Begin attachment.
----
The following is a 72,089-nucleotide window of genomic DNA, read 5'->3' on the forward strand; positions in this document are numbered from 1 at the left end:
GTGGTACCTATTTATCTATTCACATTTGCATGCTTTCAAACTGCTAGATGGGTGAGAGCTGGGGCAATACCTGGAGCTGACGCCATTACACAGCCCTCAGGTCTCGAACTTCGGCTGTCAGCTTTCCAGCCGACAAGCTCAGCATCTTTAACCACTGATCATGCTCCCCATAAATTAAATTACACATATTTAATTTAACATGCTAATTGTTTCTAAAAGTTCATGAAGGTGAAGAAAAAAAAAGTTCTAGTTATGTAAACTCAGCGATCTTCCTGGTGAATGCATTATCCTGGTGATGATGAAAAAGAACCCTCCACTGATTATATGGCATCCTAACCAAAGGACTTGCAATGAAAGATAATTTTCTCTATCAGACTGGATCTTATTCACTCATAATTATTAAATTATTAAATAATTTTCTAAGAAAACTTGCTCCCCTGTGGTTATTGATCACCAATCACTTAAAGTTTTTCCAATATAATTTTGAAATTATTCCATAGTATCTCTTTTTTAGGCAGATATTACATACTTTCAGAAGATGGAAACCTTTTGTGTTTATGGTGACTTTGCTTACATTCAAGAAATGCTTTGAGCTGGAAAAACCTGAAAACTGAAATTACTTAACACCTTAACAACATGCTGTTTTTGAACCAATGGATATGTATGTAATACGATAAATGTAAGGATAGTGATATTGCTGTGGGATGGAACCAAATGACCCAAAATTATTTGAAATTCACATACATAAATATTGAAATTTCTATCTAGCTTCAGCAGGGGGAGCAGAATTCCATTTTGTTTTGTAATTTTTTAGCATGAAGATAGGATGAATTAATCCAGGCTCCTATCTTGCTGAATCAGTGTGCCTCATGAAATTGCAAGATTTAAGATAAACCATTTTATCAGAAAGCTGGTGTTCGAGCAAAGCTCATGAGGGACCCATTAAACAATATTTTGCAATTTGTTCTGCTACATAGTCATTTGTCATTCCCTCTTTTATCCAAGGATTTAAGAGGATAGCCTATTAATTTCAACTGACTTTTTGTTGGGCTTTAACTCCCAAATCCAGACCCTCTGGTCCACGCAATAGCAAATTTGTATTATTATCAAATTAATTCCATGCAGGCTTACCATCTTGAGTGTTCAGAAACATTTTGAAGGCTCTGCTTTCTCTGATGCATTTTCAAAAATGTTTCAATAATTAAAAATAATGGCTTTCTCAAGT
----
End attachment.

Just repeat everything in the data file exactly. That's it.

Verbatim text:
The following is a 72,089-nucleotide window of genomic DNA, read 5'->3' on the forward strand; positions in this document are numbered from 1 at the left end:
GTGGTACCTATTTATCTATTCACATTTGCATGCTTTCAAACTGCTAGATGGGTGAGAGCTGGGGCAATACCTGGAGCTGACGCCATTACACAGCCCTCAGGTCTCGAACTTCGGCTGTCAGCTTTCCAGCCGACAAGCTCAGCATCTTTAACCACTGATCATGCTCCCCATAAATTAAATTACACATATTTAATTTAACATGCTAATTGTTTCTAAAAGTTCATGAAGGTGAAGAAAAAAAAAGTTCTAGTTATGTAAACTCAGCGATCTTCCTGGTGAATGCATTATCCTGGTGATGATGAAAAAGAACCCTCCACTGATTATATGGCATCCTAACCAAAGGACTTGCAATGAAAGATAATTTTCTCTATCAGACTGGATCTTATTCACTCATAATTATTAAATTATTAAATAATTTTCTAAGAAAACTTGCTCCCCTGTGGTTATTGATCACCAATCACTTAAAGTTTTTCCAATATAATTTTGAAATTATTCCATAGTATCTCTTTTTTAGGCAGATATTACATACTTTCAGAAGATGGAAACCTTTTGTGTTTATGGTGACTTTGCTTACATTCAAGAAATGCTTTGAGCTGGAAAAACCTGAAAACTGAAATTACTTAACACCTTAACAACATGCTGTTTTTGAACCAATGGATATGTATGTAATACGATAAATGTAAGGATAGTGATATTGCTGTGGGATGGAACCAAATGACCCAAAATTATTTGAAATTCACATACATAAATATTGAAATTTCTATCTAGCTTCAGCAGGGGGAGCAGAATTCCATTTTGTTTTGTAATTTTTTAGCATGAAGATAGGATGAATTAATCCAGGCTCCTATCTTGCTGAATCAGTGTGCCTCATGAAATTGCAAGATTTAAGATAAACCATTTTATCAGAAAGCTGGTGTTCGAGCAAAGCTCATGAGGGACCCATTAAACAATATTTTGCAATTTGTTCTGCTACATAGTCATTTGTCATTCCCTCTTTTATCCAAGGATTTAAGAGGATAGCCTATTAATTTCAACTGACTTTTTGTTGGGCTTTAACTCCCAAATCCAGACCCTCTGGTCCACGCAATAGCAAATTTGTATTATTATCAAATTAATTCCATGCAGGCTTACCATCTTGAGTGTTCAGAAACATTTTGAAGGCTCTGCTTTCTCTGATGCATTTTCAAAAATGTTTCAATAATTAAAAATAATGGCTTTCTCAAGT